|First posted 7/12/2014; updated 3/29/2019.|
image from ichbiah.com
Writer(s): John Lennon (see lyrics here)
Released: October 11, 1971
First Charted: October 16, 1971
Peak: 3 US, 2 CB, 11 HR, 7 AC, 20 AR, 14 UK, 12 CN, 15 AU (Click for codes to singles charts.)
Sales *: -- US, 1.8 UK, 1.8 world (includes US + UK)
Radio Airplay *: 5.0
Video Airplay *: 139.1
Streaming *: --
* in millions
One morning early in 1971, Lennon sat at the white grand piano in his bedroom and virtually completed “his greatest musical gift to the world.” RS500 He considered “Imagine” to rate as high as anything he wrote with the Beatles. RS500 He wasn’t wrong.
When John penned the song, he wasn’t aiming for the nearly immediate anthemic status the song attained. His wife Yoko Ono told Rolling Stone that it was “just what John believed – that we are all one country, one world, one people.” RS500
While the song’s themes have illicited debate, Lennon possessed the foresight to soften the message via his approach. Poetic lyrics, intimate instrumentation, and a heartfelt vocal provided an accessibility that “emphasized the song’s fundamental humanity.” RS500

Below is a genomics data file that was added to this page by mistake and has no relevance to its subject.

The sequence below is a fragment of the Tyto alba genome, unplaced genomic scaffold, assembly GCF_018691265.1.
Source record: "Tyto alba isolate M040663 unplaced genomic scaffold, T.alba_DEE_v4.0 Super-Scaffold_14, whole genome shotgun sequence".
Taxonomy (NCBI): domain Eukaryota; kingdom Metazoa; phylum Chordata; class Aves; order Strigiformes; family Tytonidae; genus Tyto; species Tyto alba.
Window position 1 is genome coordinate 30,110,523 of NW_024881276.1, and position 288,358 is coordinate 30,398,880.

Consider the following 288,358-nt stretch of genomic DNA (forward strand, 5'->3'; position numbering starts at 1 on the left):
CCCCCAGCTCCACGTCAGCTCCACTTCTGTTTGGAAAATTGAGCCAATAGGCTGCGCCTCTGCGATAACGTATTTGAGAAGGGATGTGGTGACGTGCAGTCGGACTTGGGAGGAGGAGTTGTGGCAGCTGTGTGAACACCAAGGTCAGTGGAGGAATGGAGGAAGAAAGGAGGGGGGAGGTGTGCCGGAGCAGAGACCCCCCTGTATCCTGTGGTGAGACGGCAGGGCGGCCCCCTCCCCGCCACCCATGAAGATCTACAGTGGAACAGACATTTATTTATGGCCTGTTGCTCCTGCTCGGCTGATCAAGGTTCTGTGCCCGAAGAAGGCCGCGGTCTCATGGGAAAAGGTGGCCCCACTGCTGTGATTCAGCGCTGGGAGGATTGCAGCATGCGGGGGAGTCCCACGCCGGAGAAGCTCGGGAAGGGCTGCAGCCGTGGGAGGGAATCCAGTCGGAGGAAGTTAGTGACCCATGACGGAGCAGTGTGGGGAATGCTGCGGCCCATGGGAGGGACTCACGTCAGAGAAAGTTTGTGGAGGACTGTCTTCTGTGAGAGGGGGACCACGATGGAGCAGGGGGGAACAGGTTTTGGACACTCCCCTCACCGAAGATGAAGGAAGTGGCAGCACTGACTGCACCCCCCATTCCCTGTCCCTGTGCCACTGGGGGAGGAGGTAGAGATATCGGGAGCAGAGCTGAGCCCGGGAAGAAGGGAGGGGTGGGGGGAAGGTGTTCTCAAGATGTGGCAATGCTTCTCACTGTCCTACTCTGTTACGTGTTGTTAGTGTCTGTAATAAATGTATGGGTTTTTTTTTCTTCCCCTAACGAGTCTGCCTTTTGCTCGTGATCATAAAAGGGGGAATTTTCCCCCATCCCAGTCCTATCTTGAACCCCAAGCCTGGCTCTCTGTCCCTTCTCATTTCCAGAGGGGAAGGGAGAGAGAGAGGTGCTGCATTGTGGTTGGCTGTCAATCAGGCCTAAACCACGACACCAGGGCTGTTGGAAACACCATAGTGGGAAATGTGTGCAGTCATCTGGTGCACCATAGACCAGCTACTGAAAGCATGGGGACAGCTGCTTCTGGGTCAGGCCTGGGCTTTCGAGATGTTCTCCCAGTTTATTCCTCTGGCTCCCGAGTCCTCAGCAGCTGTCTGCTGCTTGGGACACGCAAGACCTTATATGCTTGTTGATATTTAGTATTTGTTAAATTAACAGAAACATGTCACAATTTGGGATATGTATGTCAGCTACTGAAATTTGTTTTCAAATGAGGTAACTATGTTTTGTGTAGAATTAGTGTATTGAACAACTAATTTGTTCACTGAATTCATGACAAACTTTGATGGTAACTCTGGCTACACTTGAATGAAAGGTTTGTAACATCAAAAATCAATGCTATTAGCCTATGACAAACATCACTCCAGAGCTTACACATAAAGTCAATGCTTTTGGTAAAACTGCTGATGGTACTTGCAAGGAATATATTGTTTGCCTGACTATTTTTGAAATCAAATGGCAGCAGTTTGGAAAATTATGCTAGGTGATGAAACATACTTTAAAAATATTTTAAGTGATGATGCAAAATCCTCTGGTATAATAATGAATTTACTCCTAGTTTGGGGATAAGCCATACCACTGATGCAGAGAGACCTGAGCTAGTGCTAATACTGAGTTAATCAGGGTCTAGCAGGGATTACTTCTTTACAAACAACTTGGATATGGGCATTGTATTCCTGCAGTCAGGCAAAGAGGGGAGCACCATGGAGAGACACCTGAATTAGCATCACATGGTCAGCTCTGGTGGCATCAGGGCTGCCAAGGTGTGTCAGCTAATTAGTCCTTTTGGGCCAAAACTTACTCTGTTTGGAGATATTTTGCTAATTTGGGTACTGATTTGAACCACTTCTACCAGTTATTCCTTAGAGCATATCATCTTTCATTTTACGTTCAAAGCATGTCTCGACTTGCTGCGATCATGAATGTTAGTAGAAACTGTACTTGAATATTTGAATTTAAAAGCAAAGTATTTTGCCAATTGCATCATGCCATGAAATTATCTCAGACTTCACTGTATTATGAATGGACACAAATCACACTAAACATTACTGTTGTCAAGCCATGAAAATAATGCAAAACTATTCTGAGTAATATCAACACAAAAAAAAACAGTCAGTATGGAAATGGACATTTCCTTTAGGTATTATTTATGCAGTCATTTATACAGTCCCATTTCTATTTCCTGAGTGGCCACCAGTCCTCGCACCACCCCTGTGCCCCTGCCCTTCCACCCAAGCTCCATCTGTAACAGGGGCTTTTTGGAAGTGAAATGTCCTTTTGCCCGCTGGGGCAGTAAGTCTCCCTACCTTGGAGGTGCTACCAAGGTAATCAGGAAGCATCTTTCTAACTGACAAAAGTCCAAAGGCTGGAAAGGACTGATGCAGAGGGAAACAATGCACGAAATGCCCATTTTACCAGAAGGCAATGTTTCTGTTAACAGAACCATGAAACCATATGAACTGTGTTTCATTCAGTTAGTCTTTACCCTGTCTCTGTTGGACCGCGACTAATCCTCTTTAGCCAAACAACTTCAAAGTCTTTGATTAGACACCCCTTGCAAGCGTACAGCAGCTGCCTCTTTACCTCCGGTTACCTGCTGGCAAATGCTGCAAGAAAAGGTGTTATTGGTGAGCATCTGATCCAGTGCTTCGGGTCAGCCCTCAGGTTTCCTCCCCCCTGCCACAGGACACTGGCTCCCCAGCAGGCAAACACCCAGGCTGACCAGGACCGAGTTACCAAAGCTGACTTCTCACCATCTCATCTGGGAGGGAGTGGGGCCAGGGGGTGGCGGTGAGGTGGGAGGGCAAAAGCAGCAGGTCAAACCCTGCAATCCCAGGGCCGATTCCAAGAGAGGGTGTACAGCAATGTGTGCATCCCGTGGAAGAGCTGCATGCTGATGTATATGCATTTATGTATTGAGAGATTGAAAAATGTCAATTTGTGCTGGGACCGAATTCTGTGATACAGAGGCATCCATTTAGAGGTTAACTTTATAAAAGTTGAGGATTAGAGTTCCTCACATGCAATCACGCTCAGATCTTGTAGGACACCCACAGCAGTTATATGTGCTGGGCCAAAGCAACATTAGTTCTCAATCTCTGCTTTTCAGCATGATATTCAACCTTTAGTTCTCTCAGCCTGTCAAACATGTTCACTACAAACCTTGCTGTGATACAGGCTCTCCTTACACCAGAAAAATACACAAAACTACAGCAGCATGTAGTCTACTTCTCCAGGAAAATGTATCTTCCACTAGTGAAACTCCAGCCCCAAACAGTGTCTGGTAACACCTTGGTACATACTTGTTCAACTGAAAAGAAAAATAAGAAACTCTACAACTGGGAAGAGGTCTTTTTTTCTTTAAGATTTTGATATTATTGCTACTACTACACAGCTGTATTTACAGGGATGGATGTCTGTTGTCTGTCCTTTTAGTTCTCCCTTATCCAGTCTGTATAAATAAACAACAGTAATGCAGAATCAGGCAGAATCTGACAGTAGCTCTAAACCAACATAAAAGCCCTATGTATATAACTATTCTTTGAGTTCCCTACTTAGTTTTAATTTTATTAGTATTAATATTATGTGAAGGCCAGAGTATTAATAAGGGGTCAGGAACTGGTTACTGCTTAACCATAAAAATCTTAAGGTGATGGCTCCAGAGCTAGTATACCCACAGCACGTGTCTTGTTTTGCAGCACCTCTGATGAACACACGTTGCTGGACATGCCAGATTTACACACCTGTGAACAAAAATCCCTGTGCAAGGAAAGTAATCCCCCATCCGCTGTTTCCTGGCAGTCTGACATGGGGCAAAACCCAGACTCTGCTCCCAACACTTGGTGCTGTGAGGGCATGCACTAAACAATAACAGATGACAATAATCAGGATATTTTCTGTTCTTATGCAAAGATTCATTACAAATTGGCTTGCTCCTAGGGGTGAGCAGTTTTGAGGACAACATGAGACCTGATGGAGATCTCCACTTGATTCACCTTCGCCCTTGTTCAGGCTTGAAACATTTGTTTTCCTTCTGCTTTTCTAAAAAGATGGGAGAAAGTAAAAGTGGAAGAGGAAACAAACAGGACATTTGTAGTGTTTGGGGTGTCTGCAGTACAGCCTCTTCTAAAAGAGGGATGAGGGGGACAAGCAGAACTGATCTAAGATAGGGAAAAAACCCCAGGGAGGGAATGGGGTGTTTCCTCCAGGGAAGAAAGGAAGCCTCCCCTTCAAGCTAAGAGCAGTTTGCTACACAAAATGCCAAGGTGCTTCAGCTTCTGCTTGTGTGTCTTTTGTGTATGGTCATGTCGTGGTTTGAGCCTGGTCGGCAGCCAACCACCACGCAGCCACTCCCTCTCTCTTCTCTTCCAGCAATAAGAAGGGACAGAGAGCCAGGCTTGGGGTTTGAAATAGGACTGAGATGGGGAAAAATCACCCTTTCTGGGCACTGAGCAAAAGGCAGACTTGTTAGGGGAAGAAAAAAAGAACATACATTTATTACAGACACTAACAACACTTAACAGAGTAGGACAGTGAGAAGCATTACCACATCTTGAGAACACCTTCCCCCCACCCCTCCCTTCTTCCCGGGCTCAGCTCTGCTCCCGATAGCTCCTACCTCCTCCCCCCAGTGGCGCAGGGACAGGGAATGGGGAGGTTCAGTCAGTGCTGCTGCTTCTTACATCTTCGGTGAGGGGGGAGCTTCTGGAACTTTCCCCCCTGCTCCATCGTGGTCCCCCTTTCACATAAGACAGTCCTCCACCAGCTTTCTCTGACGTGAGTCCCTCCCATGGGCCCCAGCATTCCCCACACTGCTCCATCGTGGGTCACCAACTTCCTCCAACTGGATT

Lennon told broadcaster Andy Peebles, that the song “should be credited as a Lennon/Ono song. A lot of it, the lyric and the concept, came from Yoko, but those days I was a bit more selfish…and I omitted to mention her contribution, which was right out of Grapefruit.’” HL-134 That book of poems, published by Ono in 1970, used “imagine” as a recurrent word.
The song had an interesting chart life. It went to #3 on the U.S. charts in 1971, but took four more years to hit in Lennon’s native England, reaching #6. In the wake of Lennon’s murder on December 8, 1980, “Imagine” stormed the U.K. charts once again, this time going all the way to the top. In fact, as is more common on the other side of the pond, Lennon’s ode to the power of possibilities has been released a couple more times, landing in or just outside the top ten.
Resources and Related Links:
Note: Footnotes (raised letter codes) refer to sources frequently cited on the blog. Numbers following the letter code indicate page numbers. If the raised letter code is a link, it will go directly to the correct page instead of the home page of a website. You can find the sources and corresponding footnotes on the “Lists” page in the “Song Resources” section.